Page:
A Small Big Introduction
Seemingly trivial or obvious ideas can be the most fruitful.
Small actions build on each other and give rise to big results.
This is the first issue of my Small Big Ideas newsletter. To my first subscribers, welcome, and thank you for joining me.
A Small Big Idea, the idea of trying something new (in this case, playing a videogame), led me to write and publish my first blog post.
A Small Big Idea, the idea that we need to protect our limited mental bandwidth, led me to produce more and work less.
A Small Big Idea, the idea of sharing feedback openly, elevated the trust within my team.
In each issue of this newsletter, I will explore a Small Big Idea (SBI) through a practical lens. I will cover topics that reflect my countless interests (engineering, Burning Man, Batman, Vipassana, and so on) and share the common themes of growth, productivity, and self-understanding. I promise to do my best not to waste your time, and to leave you with an insight you can apply.
A Bit About Me
(This is by far the coolest photo taken of me, ever. I couldn’t resist.)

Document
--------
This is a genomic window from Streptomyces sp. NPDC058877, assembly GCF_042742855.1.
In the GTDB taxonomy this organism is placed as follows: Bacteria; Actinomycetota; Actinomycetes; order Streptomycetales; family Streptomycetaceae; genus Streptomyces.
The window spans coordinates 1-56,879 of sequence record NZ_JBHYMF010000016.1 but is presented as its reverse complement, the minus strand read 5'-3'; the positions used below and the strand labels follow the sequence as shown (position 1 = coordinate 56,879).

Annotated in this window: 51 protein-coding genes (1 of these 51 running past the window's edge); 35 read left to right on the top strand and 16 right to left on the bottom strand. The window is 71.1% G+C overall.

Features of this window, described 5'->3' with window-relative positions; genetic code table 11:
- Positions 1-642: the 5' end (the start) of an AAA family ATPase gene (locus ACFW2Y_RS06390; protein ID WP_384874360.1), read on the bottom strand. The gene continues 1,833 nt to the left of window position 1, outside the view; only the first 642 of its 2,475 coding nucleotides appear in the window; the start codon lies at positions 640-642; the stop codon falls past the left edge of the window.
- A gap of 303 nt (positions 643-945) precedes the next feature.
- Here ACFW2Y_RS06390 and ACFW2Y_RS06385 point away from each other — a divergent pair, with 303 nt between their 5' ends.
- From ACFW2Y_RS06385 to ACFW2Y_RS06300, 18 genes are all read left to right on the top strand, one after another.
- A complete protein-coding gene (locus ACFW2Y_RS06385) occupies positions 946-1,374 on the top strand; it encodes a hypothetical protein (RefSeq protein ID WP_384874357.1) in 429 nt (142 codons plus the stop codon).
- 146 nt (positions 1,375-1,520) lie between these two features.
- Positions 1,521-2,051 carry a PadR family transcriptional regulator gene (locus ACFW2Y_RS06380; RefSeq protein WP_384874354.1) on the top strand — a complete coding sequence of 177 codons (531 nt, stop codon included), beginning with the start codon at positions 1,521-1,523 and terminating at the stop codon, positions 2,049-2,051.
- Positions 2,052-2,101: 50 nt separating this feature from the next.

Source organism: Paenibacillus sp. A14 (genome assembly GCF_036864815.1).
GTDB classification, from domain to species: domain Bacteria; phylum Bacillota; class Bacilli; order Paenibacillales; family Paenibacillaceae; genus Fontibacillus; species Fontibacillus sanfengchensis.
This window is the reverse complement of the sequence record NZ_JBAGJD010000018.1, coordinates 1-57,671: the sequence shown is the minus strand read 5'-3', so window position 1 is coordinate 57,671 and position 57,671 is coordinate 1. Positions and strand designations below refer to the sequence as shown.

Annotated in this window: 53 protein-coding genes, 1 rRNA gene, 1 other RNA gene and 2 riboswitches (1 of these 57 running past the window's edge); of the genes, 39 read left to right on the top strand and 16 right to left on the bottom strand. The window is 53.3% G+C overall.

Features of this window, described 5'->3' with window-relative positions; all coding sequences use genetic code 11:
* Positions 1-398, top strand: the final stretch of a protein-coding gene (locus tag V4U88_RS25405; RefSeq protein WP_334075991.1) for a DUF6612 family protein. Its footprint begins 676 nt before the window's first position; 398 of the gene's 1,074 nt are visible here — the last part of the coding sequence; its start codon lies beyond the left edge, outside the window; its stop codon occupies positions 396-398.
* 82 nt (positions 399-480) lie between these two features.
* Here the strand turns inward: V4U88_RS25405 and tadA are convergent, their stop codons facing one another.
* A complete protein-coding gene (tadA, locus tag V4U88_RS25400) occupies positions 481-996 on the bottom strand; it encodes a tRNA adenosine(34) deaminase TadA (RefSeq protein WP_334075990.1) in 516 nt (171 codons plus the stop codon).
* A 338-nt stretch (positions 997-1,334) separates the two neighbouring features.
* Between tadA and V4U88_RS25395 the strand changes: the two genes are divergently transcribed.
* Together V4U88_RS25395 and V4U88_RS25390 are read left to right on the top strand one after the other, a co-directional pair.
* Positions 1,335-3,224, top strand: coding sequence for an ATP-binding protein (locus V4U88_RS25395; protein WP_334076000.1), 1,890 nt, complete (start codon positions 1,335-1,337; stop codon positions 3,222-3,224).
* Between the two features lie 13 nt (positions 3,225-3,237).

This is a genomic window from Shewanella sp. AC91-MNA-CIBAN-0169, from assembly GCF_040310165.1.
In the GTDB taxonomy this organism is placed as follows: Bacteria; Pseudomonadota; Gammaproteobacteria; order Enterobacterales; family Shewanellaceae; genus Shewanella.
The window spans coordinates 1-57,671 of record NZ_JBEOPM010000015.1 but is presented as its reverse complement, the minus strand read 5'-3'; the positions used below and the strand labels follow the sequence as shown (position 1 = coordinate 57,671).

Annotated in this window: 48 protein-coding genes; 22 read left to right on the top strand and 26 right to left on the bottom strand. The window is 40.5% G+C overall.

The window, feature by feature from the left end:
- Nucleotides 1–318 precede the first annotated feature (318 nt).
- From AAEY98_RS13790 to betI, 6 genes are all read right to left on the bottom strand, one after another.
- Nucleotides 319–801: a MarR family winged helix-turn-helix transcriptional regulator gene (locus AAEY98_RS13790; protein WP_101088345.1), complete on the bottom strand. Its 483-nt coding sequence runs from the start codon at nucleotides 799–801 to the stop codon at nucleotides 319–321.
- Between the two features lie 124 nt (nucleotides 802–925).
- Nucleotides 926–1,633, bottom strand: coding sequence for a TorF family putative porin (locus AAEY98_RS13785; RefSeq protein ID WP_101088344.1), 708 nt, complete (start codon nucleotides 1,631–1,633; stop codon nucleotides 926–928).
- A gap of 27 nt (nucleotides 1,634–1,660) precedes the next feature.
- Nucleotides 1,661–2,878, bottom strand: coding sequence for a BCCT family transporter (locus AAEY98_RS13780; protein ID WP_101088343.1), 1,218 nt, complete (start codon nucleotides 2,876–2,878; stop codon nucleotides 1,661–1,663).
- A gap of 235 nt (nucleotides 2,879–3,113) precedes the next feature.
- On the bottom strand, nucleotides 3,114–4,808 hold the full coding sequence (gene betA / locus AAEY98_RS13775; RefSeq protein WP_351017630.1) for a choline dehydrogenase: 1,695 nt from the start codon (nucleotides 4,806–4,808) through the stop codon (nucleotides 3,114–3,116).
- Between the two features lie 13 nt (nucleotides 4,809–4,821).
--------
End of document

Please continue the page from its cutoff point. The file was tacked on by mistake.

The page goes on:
I’m currently writing to you from Berlin. In February 2020, my partner and I quit our jobs, moved out of our apartment, and left San Francisco to travel. This hasn’t been ⭐️the year of complete freedom⭐️ we were hoping for, but we solved a 1000-piece puzzle, learned how to bake banana bread, and tested the limits of merino wool. Both of us would agree that we spent our time well.
Before leaving San Francisco, I worked as a software engineering manager at Sonder, managing teams of impact-driven, growth-hungry engineers and managers. I like playing a supportive role in peoples’ growth and I’m good at it. It’s what led me to be a people manager, and it’s what led me to start this newsletter; I may not know you, but I want to support you.
Before managing, I worked as an engineer at Uber and Zynga, both of which were hyper-growing when I joined. I was the first female mobile engineer at Uber and I had the privilege of being a founding engineer on two major products: Uber Eats and Uber Freight. It was the hardest I’d ever worked and the most fun I’d ever had. Inspiration is perishable, and I’m glad I rode the wave even if it meant coding till my eyes watered.
At this stage, I started practicing meditation and reading about spirituality to help cope with stress. They helped me usher in an ongoing period of self-discovery and self-forgiveness. Self-forgiveness, another SBI, has been a key driver of success in my life since.
I graduated with a degree in Electrical Engineering and Computer Science (EECS) from UC Berkeley in 2010 with just two other women (only partially joking).
My parents are kind and supportive, my sister is my best friend, and my partner believes in me. I’m very grateful.
If you’re still with me, thank you for giving my story a chance, and please reach out so I can hear yours!